(written by Dave)
Today was one of those days on the bike that you want to put in a bottle, store in a safe place and save so that you can pull it out and enjoy it over and over again. Riding SR298, we had 7k of uphill right out of the hotel. We knew this was coming but it was still hard with some sections reaching 11% on my bike computer. No walking required (for the bike geeks out there we have a 26 front and 28 back – more would have been nice today, but we did it). The top was particularly steep but it was all pretty hard. The route takes you through a narrow canyon meaning we had very little sun until the top.
The top of the pass was at 780 meters (2,560 feet). That’s not super high, but it was the highest point of our trip through Italy. The weather was great, nothing but blue skies. There was still some snow on the top of the pass but not much. There was a memorial at the top with a plaque that indicated it was a dividing range, with water running down one side to the Mediterranean and down the other side to the Adriatic.
The scenery was fantastic, alternating alpine meadow views with distant mountains as we descended almost 30k with only one little uphill and a smattering of flats. It would have to be one the most scenic and memorable descents that we’ve ever ridden.
We stopped for morning coffee about 15k down the pass just past Scheggia. From here the scenery got even more spectacular as we descended on route 360 through a series of gorges in the national park Parco del Monte Cucco. There were almost no cars and those that we saw took it very slow through the gorges – many of them honking as they rounded the sharper corners to alert cars coming the other way. We made another stop for coffee and a snack in a little town after we came out of the first set of gorges, expecting that we would have another climb before we bottomed out on the flats toward Ancona. Instead we headed around a bend and into another stunning set of gorges through another national park, Gola della Rossa e di Frasassi. Beautiful scenery, including a grotto way up in the rocks and a set of caves that you could tour.
We finally came out of the gorges at Sassoferrato, where we stopped for a lunch of fresh parma and cheese sandwiches while we sat in the sunshine. From there we worked our way back and forth over the motorway. We had expected to have to go through at least one tunnel but were able to stay on the quiet side road so were able to avoid all of them. We went by two big rock (maybe marble) quarries that went straight up the side of the mountain.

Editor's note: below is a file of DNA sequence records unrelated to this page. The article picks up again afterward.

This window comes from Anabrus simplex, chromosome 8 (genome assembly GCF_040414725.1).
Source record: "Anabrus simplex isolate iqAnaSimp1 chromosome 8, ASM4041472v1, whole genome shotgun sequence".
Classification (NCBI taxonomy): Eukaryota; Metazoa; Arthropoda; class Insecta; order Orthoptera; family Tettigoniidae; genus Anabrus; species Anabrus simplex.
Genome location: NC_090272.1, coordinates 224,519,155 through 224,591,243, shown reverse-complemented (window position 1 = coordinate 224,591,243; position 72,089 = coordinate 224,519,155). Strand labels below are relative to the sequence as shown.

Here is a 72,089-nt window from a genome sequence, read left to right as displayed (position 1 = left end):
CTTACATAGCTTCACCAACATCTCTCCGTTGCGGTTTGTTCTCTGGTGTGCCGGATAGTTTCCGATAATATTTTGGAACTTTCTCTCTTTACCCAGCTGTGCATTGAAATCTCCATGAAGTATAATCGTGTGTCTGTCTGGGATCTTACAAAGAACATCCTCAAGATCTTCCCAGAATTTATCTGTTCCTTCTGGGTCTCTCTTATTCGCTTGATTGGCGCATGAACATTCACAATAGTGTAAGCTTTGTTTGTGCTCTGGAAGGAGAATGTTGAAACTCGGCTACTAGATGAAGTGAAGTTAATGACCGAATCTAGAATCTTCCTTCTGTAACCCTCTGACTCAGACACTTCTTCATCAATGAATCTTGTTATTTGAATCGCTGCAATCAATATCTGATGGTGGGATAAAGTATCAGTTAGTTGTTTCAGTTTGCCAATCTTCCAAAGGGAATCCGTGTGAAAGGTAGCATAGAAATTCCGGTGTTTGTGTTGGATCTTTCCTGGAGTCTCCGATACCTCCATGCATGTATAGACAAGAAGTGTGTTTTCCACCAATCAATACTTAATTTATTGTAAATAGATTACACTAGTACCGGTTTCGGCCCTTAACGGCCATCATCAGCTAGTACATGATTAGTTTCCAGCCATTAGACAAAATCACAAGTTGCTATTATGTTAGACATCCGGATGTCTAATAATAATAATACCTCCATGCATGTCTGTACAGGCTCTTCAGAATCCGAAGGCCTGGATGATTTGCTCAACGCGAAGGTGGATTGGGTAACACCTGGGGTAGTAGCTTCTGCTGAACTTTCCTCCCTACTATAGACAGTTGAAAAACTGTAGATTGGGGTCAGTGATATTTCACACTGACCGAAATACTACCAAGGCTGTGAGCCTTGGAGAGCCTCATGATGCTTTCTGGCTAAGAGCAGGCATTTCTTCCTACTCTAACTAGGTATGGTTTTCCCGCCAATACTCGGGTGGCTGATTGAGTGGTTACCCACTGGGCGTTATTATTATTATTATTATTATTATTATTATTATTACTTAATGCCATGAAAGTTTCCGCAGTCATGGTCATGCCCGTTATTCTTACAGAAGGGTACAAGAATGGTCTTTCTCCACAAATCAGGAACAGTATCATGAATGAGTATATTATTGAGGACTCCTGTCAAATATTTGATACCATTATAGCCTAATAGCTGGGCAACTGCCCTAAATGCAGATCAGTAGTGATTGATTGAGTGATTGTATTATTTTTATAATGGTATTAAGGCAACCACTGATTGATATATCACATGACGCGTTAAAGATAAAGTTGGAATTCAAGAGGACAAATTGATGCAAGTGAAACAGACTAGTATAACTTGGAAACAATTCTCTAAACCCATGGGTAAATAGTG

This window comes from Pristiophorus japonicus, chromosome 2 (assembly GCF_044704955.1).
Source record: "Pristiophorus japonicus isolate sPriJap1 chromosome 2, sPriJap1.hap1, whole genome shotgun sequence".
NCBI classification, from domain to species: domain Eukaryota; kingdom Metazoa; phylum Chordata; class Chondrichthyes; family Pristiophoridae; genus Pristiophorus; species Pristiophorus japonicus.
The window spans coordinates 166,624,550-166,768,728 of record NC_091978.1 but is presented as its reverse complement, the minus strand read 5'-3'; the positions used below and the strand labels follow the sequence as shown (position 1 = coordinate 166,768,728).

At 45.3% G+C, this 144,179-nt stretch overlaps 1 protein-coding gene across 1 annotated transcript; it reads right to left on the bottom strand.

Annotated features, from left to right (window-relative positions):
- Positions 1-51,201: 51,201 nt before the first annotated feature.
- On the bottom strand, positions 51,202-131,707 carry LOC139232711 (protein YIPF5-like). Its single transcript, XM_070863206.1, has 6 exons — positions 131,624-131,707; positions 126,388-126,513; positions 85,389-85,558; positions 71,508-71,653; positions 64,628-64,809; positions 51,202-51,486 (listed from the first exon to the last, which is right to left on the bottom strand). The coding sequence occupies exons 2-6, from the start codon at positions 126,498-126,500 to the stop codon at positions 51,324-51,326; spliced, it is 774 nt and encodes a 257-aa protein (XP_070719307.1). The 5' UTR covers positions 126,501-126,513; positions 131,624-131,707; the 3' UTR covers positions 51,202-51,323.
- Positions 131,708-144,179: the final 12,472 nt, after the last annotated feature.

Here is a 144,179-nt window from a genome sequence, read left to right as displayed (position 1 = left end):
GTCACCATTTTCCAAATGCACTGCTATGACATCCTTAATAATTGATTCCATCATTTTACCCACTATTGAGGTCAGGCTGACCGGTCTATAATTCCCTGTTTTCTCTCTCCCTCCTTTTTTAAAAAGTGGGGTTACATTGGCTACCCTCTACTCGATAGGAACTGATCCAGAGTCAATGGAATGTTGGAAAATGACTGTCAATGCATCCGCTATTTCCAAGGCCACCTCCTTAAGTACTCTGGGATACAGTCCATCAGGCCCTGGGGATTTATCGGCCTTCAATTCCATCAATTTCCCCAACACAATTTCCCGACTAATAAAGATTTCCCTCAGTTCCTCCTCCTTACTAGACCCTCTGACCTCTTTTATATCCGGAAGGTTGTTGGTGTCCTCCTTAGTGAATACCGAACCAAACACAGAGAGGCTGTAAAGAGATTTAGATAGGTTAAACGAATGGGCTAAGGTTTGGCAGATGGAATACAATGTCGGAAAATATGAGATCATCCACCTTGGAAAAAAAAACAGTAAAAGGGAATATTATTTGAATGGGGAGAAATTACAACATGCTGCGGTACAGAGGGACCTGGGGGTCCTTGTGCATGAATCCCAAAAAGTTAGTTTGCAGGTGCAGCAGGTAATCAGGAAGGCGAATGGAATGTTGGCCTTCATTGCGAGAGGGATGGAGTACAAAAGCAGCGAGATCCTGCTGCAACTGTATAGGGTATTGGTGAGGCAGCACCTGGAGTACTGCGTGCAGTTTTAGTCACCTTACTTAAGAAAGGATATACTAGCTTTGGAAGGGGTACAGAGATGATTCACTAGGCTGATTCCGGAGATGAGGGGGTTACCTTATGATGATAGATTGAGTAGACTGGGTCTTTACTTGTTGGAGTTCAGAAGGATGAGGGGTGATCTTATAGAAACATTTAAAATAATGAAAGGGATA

Eventually we found our way out of the mountains and into the plains heading towards Ancona. We pulled up 35k or so outside Ancona in a quiet town called Jesi. They have a campground but it is closed so we are in a hotel again (Hotel Mariani). Nancy was pretty happy to have the seldom used tent on her bike this morning as we climbed out of Gubbio.
Tomorrow we head to Ancona for our last day in Italy. We have booked ferry tickets to Patras Greece for Friday. Anyone who knows one of the Petersons will not be surprised to know that Nancy is already starting to hoard plastic bags for the trip and making plans to by saltine crackers and other items to fight the anticipated motion sickness – we already have some Dramamine that she bought before we left Nice. We will have our own cabin so at least she can suffer in relative privacy… I of course will help as much as I can…[Editor’s note – hahaha, Dave usually just gets as far as possible from me when motion sickness starts to hit so we’ll see how it goes this time. Not really looking forward to 24 hours on a boat but perhaps I’ll just take a double dose of Dramamine and sleep through the whole thing.]